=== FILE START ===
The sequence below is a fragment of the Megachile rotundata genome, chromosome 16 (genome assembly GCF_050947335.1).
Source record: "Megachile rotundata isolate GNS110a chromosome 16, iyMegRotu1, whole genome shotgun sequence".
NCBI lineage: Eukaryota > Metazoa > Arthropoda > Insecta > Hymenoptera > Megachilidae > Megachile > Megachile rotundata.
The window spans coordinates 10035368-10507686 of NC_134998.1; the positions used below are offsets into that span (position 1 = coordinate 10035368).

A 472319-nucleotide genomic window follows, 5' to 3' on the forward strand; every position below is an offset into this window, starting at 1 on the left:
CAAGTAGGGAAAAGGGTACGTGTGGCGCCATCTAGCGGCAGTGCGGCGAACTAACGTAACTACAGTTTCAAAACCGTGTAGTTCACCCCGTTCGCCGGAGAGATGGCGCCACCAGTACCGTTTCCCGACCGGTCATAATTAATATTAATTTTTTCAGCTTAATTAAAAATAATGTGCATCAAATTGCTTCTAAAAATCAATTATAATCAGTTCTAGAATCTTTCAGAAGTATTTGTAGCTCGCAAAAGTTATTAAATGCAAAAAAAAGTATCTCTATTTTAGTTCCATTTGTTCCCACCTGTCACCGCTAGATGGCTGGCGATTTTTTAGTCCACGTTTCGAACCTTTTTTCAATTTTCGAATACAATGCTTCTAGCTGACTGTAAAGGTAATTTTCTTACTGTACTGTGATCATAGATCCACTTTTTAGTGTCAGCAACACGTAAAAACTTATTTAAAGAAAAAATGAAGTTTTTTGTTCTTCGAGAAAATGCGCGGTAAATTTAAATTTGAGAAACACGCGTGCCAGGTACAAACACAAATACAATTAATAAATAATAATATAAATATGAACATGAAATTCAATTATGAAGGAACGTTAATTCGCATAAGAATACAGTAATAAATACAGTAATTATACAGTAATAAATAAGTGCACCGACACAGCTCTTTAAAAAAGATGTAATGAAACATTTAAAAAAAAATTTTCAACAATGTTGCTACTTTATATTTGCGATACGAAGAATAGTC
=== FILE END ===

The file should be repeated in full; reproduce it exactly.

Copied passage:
The sequence below is a fragment of the Megachile rotundata genome, chromosome 16 (genome assembly GCF_050947335.1).
Source record: "Megachile rotundata isolate GNS110a chromosome 16, iyMegRotu1, whole genome shotgun sequence".
NCBI lineage: Eukaryota > Metazoa > Arthropoda > Insecta > Hymenoptera > Megachilidae > Megachile > Megachile rotundata.
The window spans coordinates 10035368-10507686 of NC_134998.1; the positions used below are offsets into that span (position 1 = coordinate 10035368).

A 472319-nucleotide genomic window follows, 5' to 3' on the forward strand; every position below is an offset into this window, starting at 1 on the left:
CAAGTAGGGAAAAGGGTACGTGTGGCGCCATCTAGCGGCAGTGCGGCGAACTAACGTAACTACAGTTTCAAAACCGTGTAGTTCACCCCGTTCGCCGGAGAGATGGCGCCACCAGTACCGTTTCCCGACCGGTCATAATTAATATTAATTTTTTCAGCTTAATTAAAAATAATGTGCATCAAATTGCTTCTAAAAATCAATTATAATCAGTTCTAGAATCTTTCAGAAGTATTTGTAGCTCGCAAAAGTTATTAAATGCAAAAAAAAGTATCTCTATTTTAGTTCCATTTGTTCCCACCTGTCACCGCTAGATGGCTGGCGATTTTTTAGTCCACGTTTCGAACCTTTTTTCAATTTTCGAATACAATGCTTCTAGCTGACTGTAAAGGTAATTTTCTTACTGTACTGTGATCATAGATCCACTTTTTAGTGTCAGCAACACGTAAAAACTTATTTAAAGAAAAAATGAAGTTTTTTGTTCTTCGAGAAAATGCGCGGTAAATTTAAATTTGAGAAACACGCGTGCCAGGTACAAACACAAATACAATTAATAAATAATAATATAAATATGAACATGAAATTCAATTATGAAGGAACGTTAATTCGCATAAGAATACAGTAATAAATACAGTAATTATACAGTAATAAATAAGTGCACCGACACAGCTCTTTAAAAAAGATGTAATGAAACATTTAAAAAAAAATTTTCAACAATGTTGCTACTTTATATTTGCGATACGAAGAATAGTC